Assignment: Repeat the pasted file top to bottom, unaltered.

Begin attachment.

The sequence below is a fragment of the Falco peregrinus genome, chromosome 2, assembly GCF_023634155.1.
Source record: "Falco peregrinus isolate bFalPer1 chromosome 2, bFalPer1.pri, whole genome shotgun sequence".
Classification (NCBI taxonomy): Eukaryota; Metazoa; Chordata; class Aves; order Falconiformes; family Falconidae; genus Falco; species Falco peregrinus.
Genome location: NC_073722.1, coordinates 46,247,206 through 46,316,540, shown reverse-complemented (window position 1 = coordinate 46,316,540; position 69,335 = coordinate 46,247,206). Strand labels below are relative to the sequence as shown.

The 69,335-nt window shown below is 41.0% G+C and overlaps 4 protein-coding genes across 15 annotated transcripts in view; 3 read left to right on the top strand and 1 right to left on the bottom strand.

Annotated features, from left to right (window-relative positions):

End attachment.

The sequence below is a fragment of the Falco peregrinus genome, chromosome 2, assembly GCF_023634155.1.
Source record: "Falco peregrinus isolate bFalPer1 chromosome 2, bFalPer1.pri, whole genome shotgun sequence".
Classification (NCBI taxonomy): Eukaryota; Metazoa; Chordata; class Aves; order Falconiformes; family Falconidae; genus Falco; species Falco peregrinus.
Genome location: NC_073722.1, coordinates 46,247,206 through 46,316,540, shown reverse-complemented (window position 1 = coordinate 46,316,540; position 69,335 = coordinate 46,247,206). Strand labels below are relative to the sequence as shown.

The 69,335-nt window shown below is 41.0% G+C and overlaps 4 protein-coding genes across 15 annotated transcripts in view; 3 read left to right on the top strand and 1 right to left on the bottom strand.

Annotated features, from left to right (window-relative positions):